At the same time, Feross recalls his Facebook internship the summer after his sophomore year as one of the best jobs he ever got. Feross was place on the Facebook Groups team when it was still at its infancy. Feross would quickly find out that they were revamping the feature and would be working with Mark Zuckerberg closely.
He shared, "Aside from the project managers, it was really just 3 engineers and two interns. We were talking about ideas and we would have weekly meetings with Mark Zuckerberg. He would respond to my comments and he knew my name, that's so crazy."
While interning at Facebook, Feross would continue to work on side coding projects. Then, one day, Google instant came out, and Feross was challenged by one of his friends to create a version for Youtube. He accepted and told his friend that he could do it in an hour.
Feross explained, "I stupidly made my way through it. It was the most horrible code I've ever written but it worked. Youtube Instant went viral overnight. Reporters were talking to me. (Then Youtube CEO) Chad Hurley tweeted a job offer to me. All this stuff happened and it was completely out of control."
Youtube Instant became an overnight viral hit and Feross got email after email from different press reporters. He shared his realization, "Lesson in there, you don't need to know what you're doing, just do a lot of things put it out there and see what happens. If you do it enough times, you will eventually succeed."
After interning in Facebook, Feross would go on to intern at Quora before his senior year. While most students decided to recruit and find full time jobs, Feross decided that he needed to take time off after college. This was when Feross found the time to revamp Study Notes and also work on some interesting side projects--when Feross talks about side projects, it means projects that get acquired by Yahoo.
The Birth of PeerCDN
Feross had always been interested in understanding how systems worked and started playing around and hacking things. This hacking and playing around eventually led to Feross creating PeerCDN, a next-generation CDN powered by WebRTC for efficient peer-to-peer content delivery, reducing bandwidth costs by up to 90% was born.
A few months later, Yahoo would acquire PeerCDN, and Feross and the rest of the PeerCDN team ended up joining the Yahoo engineering team. Feross shared, "We worked on making their video player faster and more reliable. I also worked on a music product for Yahoo. But I think that working at large companies is a very different experience than working for a startup or starting your own company."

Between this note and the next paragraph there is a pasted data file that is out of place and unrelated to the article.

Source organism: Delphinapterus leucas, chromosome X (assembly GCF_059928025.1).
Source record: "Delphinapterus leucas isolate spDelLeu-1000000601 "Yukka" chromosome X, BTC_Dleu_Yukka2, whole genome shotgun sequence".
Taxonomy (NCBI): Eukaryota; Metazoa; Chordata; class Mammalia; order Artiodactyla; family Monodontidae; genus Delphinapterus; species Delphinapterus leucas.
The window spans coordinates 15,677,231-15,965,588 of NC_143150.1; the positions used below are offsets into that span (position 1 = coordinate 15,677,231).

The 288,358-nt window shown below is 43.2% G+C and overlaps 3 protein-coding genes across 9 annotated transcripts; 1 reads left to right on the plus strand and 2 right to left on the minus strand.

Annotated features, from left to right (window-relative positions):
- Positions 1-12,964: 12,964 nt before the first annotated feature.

With this, Feross decided to leave Yahoo after a year and is currently unemployed. Well, sort of. He shared, "I want to focus on Study Notes. I want to make better study tools for students. Students can learn a lot better and faster; I want to explore making students and teachers lives easier."
He added, "Eventually, I'll probably start another company. Startups are our generation's vehicle for social change. Companies are a really effective way to create change. Where everyone is invested in the idea is a really good way to organize a group of people and do stuff and change the world in a meaningful way. "
"It's okay to not know what you're doing and just do stuff anyway. Here's the thing, people are worried that they will be judged if they do something bad. The way the world works is that if you work on a project and it turns out to be a bad idea and the product sucks, and no one wants what you want, then what actually happens is that no one talks about it. Your failure goes unnoticed. People don't want to talk about things that suck. They just move on."
In terms of learning how to code and build things, Feross compared programming to sports. He explained, "There are no secrets to being good. All you need to be a good runner is to run a lot. You get better at the things you spend time doing. You just do it a lot. When it comes to programming, spend time a lot to do things. Do it a lot. You have to have an idea of what you want to do. Have an idea in mind of what you want to build and go and try to figure out all the things you need to do rather than sit down with a book and read it from front to back."
*This is the 14th post in the Young and Entrepreneurial Series. To read previous features and to stay up to date with future features, like our Facebook page here and sign up for our newsletter here. If you enjoyed this article, I would really appreciate it if you could share it to your friends as well.
---About the Author---
David Ongchoco is a student entrepreneur and avid storyteller from the Philippines studying at the University of Pennsylvania majoring in what he likes to call, LIFE. He is currently working on expanding his nonprofit organization YouthHack . It's David's goal to make an impact in the lives of as many people possible while constantly learning new things every single day. David can be reached at firstname.lastname@example.org